Termite Characteristics

There are more than 2,300 species of termites worldwide. There are approximately 45 species of termites in the United States. The most common termite species in the U.S. belong to one of three termite families: drywood termites, dampwood termites and subterranean termites (a family that includes the Formosan termite species).

What Do Termites Look Like?
Termites range in size from 1/8 inch to 1 inch long. Termites vary in color from white to brown to black, depending on the species and the life stage of the particular termite.

Across most species of termites, a worker termite looks like an insect in the larval stage. Worker termites have soft exteriors and tend to be white or pale brown. (Drywood termites do not have a specific worker caste and instead, rely on nymphs to perform the typical “worker” role.)

Soldier termites have the same soft bodies as worker termites, but with much larger heads that have a hard exterior and large, well-developed mandibles (jaws).

In the alate stage, termites look like flying ants. However, these insects can be distinguished by inspecting their wings, antennae and abdomen. Termites have straight antennae and two sets of wings that are equal length. They also have two body segments with a straight abdomen. Ants have antennae that bend in the middle, two sets of wings of different lengths and three body segments with a very narrow waist.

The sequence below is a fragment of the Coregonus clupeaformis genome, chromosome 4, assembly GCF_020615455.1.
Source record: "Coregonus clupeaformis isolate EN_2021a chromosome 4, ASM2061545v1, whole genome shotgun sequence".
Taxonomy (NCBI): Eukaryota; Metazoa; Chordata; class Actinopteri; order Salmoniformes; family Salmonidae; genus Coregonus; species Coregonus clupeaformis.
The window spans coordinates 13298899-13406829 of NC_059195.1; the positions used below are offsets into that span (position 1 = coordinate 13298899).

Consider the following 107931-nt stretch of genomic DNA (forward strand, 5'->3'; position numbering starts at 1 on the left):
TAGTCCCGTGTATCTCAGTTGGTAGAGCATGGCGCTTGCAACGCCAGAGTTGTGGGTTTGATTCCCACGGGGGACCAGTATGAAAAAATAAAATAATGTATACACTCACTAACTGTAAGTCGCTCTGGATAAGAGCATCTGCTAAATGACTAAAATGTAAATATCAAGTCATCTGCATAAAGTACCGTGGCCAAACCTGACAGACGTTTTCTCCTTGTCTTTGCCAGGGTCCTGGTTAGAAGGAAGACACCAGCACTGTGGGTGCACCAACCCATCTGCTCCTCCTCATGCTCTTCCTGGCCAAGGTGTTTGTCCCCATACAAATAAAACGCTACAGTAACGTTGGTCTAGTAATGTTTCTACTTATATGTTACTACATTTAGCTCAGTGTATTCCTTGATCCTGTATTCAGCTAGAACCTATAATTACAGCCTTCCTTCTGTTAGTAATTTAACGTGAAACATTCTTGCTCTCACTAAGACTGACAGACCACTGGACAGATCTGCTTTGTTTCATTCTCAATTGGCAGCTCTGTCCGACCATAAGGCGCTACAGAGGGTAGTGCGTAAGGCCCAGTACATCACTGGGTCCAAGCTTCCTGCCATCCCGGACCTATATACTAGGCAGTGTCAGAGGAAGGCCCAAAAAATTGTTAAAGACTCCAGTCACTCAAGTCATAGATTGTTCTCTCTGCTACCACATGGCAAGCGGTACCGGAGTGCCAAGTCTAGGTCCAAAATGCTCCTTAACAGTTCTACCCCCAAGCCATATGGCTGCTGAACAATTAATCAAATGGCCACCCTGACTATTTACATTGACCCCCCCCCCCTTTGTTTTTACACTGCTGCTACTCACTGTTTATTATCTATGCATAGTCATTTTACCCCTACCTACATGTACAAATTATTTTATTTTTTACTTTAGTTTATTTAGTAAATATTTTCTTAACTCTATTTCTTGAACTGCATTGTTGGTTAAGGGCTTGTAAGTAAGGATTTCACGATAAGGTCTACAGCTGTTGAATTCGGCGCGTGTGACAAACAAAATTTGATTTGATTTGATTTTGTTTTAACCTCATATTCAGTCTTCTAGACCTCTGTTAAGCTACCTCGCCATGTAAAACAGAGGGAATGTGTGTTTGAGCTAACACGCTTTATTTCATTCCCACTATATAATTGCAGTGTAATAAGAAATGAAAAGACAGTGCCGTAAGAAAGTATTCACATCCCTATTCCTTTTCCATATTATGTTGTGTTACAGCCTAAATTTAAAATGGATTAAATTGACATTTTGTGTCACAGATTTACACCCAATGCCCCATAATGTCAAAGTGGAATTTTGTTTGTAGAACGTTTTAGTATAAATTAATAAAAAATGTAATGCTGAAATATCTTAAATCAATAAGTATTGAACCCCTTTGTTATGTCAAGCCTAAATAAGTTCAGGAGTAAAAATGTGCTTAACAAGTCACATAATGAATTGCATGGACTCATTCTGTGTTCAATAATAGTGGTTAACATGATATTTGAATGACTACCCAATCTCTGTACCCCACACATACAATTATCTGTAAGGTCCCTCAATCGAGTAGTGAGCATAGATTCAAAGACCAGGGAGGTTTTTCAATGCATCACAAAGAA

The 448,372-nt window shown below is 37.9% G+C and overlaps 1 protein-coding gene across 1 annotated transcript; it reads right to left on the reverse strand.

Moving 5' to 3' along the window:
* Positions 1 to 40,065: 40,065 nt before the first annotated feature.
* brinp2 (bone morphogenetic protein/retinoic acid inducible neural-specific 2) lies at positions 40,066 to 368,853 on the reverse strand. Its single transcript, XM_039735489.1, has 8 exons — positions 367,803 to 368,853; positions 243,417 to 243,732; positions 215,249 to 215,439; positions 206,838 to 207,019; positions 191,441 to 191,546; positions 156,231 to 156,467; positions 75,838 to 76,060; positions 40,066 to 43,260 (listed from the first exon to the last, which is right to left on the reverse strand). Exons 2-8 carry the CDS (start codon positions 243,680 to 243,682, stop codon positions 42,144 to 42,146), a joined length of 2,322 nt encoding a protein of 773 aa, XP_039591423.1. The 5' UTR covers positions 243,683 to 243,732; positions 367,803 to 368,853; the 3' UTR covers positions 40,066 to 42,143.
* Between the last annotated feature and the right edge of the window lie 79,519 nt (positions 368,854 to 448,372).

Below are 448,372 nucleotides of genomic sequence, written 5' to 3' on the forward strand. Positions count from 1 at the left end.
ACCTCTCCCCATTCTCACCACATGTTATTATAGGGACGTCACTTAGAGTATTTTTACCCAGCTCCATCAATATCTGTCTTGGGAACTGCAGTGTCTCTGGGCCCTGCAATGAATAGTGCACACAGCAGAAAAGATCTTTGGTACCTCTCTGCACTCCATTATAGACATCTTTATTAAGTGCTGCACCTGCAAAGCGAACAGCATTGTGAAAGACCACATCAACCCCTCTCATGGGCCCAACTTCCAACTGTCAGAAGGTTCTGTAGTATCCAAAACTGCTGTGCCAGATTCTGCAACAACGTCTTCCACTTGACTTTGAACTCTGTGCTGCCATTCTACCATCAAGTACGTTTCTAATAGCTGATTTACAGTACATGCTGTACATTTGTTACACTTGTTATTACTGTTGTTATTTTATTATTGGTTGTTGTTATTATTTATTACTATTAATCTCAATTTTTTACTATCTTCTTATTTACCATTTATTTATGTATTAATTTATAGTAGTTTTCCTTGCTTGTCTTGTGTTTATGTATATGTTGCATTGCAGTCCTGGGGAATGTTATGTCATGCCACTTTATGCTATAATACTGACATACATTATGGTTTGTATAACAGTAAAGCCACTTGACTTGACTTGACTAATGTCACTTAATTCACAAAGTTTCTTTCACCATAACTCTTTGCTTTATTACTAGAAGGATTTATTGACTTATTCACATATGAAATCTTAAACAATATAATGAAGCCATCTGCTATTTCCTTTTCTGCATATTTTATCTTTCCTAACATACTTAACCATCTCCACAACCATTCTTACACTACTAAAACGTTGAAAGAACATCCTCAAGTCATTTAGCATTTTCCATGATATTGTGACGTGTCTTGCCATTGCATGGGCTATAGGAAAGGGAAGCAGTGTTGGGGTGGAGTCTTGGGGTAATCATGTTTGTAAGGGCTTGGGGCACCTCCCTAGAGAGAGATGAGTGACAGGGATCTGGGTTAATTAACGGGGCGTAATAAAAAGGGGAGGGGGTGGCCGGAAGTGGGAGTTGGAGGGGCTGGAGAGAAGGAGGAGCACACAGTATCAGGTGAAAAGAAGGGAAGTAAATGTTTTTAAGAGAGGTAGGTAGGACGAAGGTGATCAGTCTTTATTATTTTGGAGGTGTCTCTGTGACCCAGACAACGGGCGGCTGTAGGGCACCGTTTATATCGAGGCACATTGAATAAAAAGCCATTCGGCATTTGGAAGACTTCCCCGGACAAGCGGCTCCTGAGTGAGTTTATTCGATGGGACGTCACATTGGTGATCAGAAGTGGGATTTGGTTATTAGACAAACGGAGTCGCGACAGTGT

What Is the Termite Diet?
Termites eat materials containing cellulose, but the specific termite diet varies by species. Depending on the species’ need for moisture, termites may eat dead plants and trees, including materials used in buildings, carpet, insulation and wallpaper, plastic, fabric, or animal feces. Termites require the help of protozoa and bacteria in their digestive systems to break down the cellulose into sugars they can digest.

Termites fed on the foam insulation behind these walls:
evidence of termites in foam insulation